20 Earth-Shattering Inventions That We Can Thank Women For
When we think about important inventions and the people who made them, the first names that come to mind are Thomas Edison or the Wright Brothers. We might not know a lot of female inventors, but that doesn’t mean they are any less important. Sometimes women had to struggle to get patents or deserved credit. For example, Margaret Knight had her idea stolen and fought in court to prove her authorship.
1. Caller ID, Call Waiting — Dr Shirley Ann Jackson
Dr. Shirley Ann Jackson is a theoretical physicist and the first African American woman to gain a Ph.D. from MIT. Her research carried out in the ’70s is responsible for call waiting and caller ID. Dr. Shirley Ann Jackson’s breakthrough research also helped invent things such as portable fax, fiber optic cables, solar cells, etc.
2. Dishwasher — Josephine Cochrane
Josephine Cochrane wanted to have a device that would wash the dishes faster than those who worked for her and be less likely to break them. So she decided to invent such a machine herself. Josephine patented her invention in 1917 and opened her own factory.
3. Kevlar — Stephanie Kwolek
Stephanie Kwolek was a chemist who discovered the lightweight material that was 5 times stronger than steel in 1965. This invention is widely used in different products such as bullet-proof vests, body armor, household gloves, etc. Kevlar is also found in mobile phones, airplanes, and suspension bridges.
4. The modern bra — Caresse Crosby (born Mary Phelps Jacob)
In 1910, when Mary Phelps Jacob was 19 years old, she was getting ready for a ball. As usual, she put on a corset, but this time it poked out from under her gown. Mary asked her maid to bring her 2 handkerchiefs and a ribbon, and the first simple bra was designed. She patented her invention in 1914.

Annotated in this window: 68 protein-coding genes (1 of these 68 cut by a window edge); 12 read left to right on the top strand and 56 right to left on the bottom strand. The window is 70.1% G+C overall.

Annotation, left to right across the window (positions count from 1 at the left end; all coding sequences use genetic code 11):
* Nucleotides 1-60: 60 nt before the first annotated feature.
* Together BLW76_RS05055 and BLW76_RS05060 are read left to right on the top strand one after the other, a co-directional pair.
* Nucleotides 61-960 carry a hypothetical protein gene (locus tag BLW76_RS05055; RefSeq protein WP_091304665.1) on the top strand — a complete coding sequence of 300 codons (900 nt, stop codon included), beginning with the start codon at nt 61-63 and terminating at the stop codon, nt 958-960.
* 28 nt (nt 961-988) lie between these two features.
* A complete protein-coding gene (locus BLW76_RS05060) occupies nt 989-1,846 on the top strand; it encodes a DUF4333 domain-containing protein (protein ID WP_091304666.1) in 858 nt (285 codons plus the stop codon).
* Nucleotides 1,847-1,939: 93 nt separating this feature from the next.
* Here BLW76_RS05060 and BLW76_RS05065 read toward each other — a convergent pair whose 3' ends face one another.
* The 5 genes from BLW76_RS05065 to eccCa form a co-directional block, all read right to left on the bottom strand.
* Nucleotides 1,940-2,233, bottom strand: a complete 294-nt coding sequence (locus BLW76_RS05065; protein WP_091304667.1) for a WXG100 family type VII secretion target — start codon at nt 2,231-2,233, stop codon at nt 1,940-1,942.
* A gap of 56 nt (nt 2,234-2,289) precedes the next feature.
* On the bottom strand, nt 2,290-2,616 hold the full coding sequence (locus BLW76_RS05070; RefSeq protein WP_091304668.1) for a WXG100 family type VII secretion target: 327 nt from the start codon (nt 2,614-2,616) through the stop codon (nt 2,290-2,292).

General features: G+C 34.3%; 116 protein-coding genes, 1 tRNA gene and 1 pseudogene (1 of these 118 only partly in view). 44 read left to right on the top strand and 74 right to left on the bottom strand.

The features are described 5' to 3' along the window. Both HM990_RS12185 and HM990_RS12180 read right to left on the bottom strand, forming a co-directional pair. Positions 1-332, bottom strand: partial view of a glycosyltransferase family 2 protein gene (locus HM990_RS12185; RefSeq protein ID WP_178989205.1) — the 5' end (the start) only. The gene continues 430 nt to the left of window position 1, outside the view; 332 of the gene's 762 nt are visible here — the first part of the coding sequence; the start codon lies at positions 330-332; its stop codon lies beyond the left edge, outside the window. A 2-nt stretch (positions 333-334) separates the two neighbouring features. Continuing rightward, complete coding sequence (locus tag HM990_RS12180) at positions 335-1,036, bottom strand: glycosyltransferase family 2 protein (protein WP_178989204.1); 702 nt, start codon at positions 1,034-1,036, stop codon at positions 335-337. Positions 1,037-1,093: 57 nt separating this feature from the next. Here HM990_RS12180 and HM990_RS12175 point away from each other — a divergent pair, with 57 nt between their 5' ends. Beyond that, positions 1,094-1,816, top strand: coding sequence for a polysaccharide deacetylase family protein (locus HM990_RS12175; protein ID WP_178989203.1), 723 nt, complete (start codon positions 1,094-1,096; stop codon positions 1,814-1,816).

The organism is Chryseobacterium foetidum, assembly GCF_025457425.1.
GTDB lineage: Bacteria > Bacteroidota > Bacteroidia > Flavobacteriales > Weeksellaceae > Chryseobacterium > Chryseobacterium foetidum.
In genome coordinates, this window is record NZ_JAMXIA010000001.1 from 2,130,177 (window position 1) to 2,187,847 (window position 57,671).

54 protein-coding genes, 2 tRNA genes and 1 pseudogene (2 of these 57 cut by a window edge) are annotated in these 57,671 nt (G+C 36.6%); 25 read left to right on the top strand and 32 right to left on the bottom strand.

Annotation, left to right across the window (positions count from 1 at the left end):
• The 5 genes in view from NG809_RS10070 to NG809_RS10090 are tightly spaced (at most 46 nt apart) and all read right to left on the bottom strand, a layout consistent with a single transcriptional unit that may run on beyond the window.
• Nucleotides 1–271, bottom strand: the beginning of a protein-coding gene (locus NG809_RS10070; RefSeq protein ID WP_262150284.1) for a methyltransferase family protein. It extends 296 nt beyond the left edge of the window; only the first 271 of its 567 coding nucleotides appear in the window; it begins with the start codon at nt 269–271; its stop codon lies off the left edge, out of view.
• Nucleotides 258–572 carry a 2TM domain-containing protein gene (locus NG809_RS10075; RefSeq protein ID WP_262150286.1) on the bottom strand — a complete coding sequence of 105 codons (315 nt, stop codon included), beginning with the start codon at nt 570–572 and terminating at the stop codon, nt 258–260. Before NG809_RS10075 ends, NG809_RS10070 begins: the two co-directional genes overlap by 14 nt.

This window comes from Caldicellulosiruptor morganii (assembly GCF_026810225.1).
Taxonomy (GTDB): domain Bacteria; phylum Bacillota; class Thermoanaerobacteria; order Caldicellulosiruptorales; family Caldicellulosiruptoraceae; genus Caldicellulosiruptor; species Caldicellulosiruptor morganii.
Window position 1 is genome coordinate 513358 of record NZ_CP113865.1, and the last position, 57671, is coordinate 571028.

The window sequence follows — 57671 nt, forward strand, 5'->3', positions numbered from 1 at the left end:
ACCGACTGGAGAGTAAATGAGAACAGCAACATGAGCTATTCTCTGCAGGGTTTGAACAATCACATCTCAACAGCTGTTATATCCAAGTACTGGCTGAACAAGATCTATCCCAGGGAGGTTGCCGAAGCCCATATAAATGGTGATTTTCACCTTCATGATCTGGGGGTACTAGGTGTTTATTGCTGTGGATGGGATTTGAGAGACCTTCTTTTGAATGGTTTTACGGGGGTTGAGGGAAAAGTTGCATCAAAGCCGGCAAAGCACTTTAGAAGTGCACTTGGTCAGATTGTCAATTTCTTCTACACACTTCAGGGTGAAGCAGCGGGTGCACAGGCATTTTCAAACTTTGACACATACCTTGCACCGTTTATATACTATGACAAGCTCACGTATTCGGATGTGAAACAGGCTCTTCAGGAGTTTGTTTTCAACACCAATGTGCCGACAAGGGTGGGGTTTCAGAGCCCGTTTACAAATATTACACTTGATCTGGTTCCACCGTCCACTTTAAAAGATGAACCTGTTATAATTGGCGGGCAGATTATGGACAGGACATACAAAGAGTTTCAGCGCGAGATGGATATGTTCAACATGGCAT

5. The curling iron — Theora Stephens
Theora Stephens was an African American hairdresser who created a more efficient pressing and curling iron in 1980.
6. The fire escape — Anna Connelly
We don’t know much about Anna Connelly’s life, but we do know that her invention of a fire escape bridge became a precursor to modern fire escapes. Anna patented her creation in 1887 it’s now a crucial part of safety precautions in big cities.
7. The car heater — Margaret A. Wilcox
Margaret A. Wilcox invented the first car heater in 1893. Her invention served as a basis for the modern car heaters that warm us up on cold winter days.
8. Life rafts — Maria Beasley
Maria Beasley came up with a new life raft design that was much safer and better. She patented her invention in 1882. Later, Maria Beasley also patented the barrel-hooping machine that made her really rich.
9. Computer algorithm — Ada Lovelace
Lord Byron’s daughter Ada King-Noel was a brilliant mathematician. Countess Lovelace and Charles Babbage worked together at the University of London on the analytical engine. She developed a way to program the machine using mathematical algorithms. In other words, she made the very first “computer program.”
10. Wireless transmission — Hedy Lamarr
Hedy Lamarr was a famous Hollywood actress and an inventor at the same time. During World War II, she and George Antheil invented a radio guidance system to prevent torpedoes from being set off course. Due to technical difficulties, this invention wasn’t used until 1962. Hedy Lamarr’s wireless transmission system contributed to the development of Wi-Fi and Bluetooth.